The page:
In that moment of clarity and inner peace, I made myself promise that I would not allow myself to sacrifice so much in the name of obligation. Making time to be creative cannot be secondary in my life. It must be a primary goal. Being creative is who I am. To deny that or set it aside is dishonoring my essence and my purpose in this life.
Don’t deny who you are in favor of all those things that our society places so much value on. Yes, of course the mortgage needs to get paid and groceries need to be bought, but it can wait a few more hours or that extra day. When you feel as though you just can’t take it anymore, that life’s demands are too demanding, and that you are forgetting or losing yourself in the life you have, please make time to practice that part of you that makes the crappy parts of life bearable. Don’t sacrifice too much of yourself all of the time.
Don’t forget who you really are.
The next day after I’d finished my quilt top, my mom came over to my house. My top didn’t come out perfectly, and I asked her what I had done wrong. She gave me some tips and I will need to rework parts of it. That’s okay. I didn’t get angry at myself for the mistakes. I was simply grateful for that time to hold fabric in my hand. I was grateful for the soothing hum of the sewing machine, grateful for the snippets of thread now littering the floor, and most of all, grateful that no one was placing any demands on me or my time.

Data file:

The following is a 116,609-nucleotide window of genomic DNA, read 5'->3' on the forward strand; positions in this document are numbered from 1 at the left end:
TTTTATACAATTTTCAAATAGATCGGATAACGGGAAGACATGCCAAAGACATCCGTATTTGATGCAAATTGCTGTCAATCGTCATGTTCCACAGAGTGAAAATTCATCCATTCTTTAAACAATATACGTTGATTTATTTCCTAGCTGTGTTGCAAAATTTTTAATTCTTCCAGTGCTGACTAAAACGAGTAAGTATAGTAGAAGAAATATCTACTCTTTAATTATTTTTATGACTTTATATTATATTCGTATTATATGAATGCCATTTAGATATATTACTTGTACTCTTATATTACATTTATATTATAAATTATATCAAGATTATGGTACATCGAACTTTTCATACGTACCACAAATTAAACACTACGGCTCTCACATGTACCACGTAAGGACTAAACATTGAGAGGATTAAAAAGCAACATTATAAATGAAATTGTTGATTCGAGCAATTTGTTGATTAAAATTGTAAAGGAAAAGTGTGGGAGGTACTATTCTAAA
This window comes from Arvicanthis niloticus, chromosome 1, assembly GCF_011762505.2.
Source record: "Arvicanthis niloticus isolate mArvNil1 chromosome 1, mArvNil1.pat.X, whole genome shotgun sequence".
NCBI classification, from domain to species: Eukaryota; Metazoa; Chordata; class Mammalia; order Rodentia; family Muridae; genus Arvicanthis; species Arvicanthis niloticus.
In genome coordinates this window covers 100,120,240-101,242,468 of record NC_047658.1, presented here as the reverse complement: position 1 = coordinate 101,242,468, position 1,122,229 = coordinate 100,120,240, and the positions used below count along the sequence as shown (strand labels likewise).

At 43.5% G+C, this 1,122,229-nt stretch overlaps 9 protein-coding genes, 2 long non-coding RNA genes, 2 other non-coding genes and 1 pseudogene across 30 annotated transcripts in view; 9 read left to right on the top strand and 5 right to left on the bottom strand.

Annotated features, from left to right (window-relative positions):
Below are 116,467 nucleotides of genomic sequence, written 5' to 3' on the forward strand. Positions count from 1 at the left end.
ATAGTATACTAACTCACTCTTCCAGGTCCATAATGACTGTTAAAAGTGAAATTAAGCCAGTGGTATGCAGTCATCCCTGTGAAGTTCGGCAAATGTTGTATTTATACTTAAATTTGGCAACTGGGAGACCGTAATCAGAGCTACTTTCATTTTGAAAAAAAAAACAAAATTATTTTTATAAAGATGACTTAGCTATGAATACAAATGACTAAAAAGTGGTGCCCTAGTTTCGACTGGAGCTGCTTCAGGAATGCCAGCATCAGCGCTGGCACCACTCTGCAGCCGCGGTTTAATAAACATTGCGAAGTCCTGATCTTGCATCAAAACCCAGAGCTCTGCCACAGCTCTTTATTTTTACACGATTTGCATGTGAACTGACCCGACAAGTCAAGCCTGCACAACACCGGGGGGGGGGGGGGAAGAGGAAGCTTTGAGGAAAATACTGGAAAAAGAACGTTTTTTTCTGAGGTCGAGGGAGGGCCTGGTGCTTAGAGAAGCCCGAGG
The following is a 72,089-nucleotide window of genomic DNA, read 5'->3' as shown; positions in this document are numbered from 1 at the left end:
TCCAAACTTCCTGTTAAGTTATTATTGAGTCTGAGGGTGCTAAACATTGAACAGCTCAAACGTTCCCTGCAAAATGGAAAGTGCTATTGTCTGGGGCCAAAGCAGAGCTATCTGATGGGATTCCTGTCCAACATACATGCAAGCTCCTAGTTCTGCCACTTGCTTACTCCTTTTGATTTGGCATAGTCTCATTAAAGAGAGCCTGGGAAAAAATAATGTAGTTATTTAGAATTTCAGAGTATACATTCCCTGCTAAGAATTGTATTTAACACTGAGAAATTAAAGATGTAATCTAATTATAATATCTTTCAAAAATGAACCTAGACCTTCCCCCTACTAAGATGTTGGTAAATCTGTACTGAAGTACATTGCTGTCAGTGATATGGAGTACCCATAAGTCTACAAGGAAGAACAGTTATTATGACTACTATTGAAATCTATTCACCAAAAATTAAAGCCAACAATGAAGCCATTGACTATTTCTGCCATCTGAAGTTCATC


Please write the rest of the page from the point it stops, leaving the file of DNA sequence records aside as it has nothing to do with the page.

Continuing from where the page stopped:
Before you were a mom, a dad, a runner, a husband, a wife, a career person, a caretaker of elderly parents, whatever, you were you first. There is nothing selfish in recharging yourself so that you can be emotionally available to those you love. And those that love you will see the peace and joy your thing lights up inside of you and welcome it.
Do your thing and do it often!